‘Perry Mason’ Season 2 Is So Good It Makes Corruption Shine 

HBO’s “Perry Mason” is a particular kind of drama that sustains itself mostly on its rich atmosphere. That’s a common observation with much television these days, as production quality remains high for excellent and even subpar programming. But with this series it holds very true. You can follow the noir plotting at its barest, since it takes so long to flesh itself out, yet the real enjoyment is taking in the details. There are the dark, rain-soaked streets and most importantly, Matthew Rhys as the lead. He remains crucial in transforming this concept from its previous incarnation as a crime-of-the-week serial into the sort of brooding treatment you might expect from a Christopher Nolan. The first season received a mixed response for its archaic, slow burner case. Season two still burns slowly, but the case is better and the cast keep it alive.

It’s been three years since the show’s premiere and there’s no hurry to recap. Writers Jack Amiel and Michael Begler fashion a new start for Mason (Rhys). He’s now a practicing attorney with partner Della Street (Juliet Rylance). Their approach seems to clash because it pains the former private investigator to represent clients who can be scumbags, like the store owner with means trying to destroy his former employee. It is 1932, the Great Depression is in full swing and the rich can be cruel. Della, the trained law student, is happy just having work that pays. What also weighs on Mason is his conscience, in addition to World War I PTSD he now has nightmares going back to the case from last season. Mason and Della will soon be pulled into a big case involving Brooks McCutcheon (Tommy Dewey), son of oil baron Lydell (Paul Raci). When Brooks is found dead, Mason becomes convinced of the innocence of the accused killers, two Mexican brothers, Mateo (Peter Mendoza) and Rafael (Fabrizio Guido).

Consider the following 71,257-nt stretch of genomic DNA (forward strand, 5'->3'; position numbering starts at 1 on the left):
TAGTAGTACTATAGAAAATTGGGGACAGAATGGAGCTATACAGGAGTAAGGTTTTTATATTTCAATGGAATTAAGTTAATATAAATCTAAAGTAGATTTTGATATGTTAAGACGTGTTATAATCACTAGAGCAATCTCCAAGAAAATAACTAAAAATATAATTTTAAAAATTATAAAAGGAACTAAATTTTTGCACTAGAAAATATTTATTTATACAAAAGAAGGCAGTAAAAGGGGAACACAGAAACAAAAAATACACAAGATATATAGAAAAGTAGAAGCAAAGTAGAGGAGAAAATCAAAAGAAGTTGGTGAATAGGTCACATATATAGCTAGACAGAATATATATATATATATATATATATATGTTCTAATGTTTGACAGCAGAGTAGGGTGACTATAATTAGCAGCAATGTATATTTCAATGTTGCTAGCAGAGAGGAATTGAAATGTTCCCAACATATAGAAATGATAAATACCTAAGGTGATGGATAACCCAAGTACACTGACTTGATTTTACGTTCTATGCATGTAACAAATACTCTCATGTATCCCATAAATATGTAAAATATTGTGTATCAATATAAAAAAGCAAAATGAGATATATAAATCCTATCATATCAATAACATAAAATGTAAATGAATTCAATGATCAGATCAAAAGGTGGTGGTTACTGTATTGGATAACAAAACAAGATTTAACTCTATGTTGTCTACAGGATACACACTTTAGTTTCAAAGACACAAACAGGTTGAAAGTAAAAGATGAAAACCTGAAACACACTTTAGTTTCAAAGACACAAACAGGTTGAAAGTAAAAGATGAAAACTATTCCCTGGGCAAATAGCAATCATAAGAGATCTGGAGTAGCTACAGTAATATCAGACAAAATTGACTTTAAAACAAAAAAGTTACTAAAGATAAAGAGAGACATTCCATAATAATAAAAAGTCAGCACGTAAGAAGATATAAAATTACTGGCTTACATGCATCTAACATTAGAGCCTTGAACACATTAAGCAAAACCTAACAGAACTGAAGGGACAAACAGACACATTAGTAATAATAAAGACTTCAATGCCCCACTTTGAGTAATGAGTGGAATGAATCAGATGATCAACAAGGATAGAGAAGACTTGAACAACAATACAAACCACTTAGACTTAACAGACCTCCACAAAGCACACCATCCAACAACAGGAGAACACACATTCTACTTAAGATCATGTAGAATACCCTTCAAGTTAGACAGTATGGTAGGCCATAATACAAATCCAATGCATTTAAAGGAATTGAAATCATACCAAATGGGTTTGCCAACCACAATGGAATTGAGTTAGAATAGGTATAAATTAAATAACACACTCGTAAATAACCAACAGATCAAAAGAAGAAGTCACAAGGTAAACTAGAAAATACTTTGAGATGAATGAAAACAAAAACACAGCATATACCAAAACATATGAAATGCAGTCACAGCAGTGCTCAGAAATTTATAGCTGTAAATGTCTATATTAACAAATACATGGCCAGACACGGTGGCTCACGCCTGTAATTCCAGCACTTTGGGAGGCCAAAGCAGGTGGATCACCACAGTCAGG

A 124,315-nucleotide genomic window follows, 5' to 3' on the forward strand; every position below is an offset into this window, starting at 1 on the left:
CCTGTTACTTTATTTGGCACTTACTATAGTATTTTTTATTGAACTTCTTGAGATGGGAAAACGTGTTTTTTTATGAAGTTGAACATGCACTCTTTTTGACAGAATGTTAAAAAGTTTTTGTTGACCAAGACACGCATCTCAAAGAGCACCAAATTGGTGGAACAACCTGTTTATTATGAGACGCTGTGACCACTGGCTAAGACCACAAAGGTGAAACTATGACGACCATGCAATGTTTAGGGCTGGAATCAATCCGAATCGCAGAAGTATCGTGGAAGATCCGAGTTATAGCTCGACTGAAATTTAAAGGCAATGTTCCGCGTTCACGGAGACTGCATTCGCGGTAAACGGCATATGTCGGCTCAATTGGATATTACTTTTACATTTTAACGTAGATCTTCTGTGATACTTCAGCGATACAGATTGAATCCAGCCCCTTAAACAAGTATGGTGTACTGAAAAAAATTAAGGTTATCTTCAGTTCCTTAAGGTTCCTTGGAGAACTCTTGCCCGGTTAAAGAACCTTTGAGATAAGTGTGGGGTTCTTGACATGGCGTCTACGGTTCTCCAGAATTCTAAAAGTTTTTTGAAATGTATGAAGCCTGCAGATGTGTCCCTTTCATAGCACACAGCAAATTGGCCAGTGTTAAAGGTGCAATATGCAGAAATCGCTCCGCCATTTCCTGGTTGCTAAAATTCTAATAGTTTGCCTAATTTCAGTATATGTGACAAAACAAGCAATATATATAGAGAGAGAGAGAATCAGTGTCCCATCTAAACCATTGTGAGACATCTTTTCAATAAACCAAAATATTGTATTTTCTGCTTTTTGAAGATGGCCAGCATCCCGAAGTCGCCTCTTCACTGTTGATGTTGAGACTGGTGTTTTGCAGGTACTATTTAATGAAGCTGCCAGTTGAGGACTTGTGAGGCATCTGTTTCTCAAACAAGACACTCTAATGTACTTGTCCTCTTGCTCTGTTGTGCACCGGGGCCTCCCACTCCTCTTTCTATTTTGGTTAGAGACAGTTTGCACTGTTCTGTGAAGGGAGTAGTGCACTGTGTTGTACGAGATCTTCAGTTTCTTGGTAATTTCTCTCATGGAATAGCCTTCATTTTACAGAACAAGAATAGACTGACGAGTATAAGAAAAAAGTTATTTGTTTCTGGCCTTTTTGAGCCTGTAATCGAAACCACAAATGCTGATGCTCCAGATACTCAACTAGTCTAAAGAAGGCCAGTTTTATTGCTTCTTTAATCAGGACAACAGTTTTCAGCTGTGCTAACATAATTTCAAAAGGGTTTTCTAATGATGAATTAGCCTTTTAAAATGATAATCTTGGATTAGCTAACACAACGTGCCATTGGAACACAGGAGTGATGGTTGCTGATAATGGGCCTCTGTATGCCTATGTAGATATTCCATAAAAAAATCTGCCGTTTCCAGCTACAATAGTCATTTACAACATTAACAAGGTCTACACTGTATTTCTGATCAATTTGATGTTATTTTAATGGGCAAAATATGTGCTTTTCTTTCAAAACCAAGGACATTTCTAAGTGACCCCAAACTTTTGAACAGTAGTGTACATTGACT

For those who are interested in the art of editing, “Perry Mason” is a strong example of how great pacing can make a show work. While the plot takes a while to unfold, the episodes never meander. The season premiere is mostly about explaining where Mason and Della are in the business of their law firm, but it establishes the very environment of the season. How conflicted Mason is feeling becomes clear with the pair’s case involving a cruel shop owner and the ensuing conversations are keen windows into their psychology. Mason deep down wants to do something that has more moral backbone. But being a saint rarely pays well. It also helps that the plot doesn’t just spring on us out of nowhere. Early episodes establish wider social angles reminiscent of classics like “Chinatown.” Brooks has a scheme to give L.A. its own baseball team, but in order to build the stadium he devises a plan to kick out Mexican immigrants from their homes. This is a clever use of a later event in history, the 1950s Chavez Ravine evictions which paved the way for Dodger Stadium.

With Kafkaesque precision, Mateo and Rafael become perfect scapegoats when Brooks is found with a bullet through his eye. Noir always fits well with sly social commentary. On the radio we hear right-wingers calling for mass deportations and in court the defendants are treated with openly racist disdain. Also facing the city’s racism is Mason’s former investigator Paul Drake (Chris Chalk), who lives with wife Clara (Diarra Kilpatrick) and is approached by another former colleague, Pete (Shea Whigham). These very well-written and brilliantly-acted characters each have their own crisis of conscience when hired to do dirty work for Thomas Milligan (Mark O’Brien). Milligan serves DA Hamilton Burger (Justin Kirk) and has Pete target and snoop on specific targets that give us a view into the city’s deep political corruption. Here is also where the show’s sharp writing and style help because at times all these extra layers of characters and plotting can make the overall arch of the season feel overstuffed. Della is also having a love affair with a local writer, Anita St. Pierre (Jen Tullock), and Mason finds a love interest in his son’s teacher, Ginny Aimes (Katherine Waterston). Both romantic angles are allowed to develop believably and organically, with plenty of sensuality and melancholy.

Each of these story threads are so well-written we wish there was more room. But there is a plot at work here and we have to deviate to clues involving thugs beating up someone connected to Brooks next to an oil field. Having too much of a good thing is better than having a bad show. There is even room for smart humor in jokes about how taking your kid to see “King Kong” could shock Ginny (“were there no burlesque houses to take your son to?”). Shots are so well-staged, like Mason meeting Lydell meeting at a racetrack at magic hour that we’re engaged beyond the cryptic exchange. Noir is such a tradition that we can already guess who might have done what, so how the journey is constructed is essential. With a cast like this, “Perry Mason” more than justifies its return and keeps our interest peaked for even more corruption and scores to settle.

Perry Mason” season two premieres March 6 and airs Mondays at 9 p.m. ET on HBO.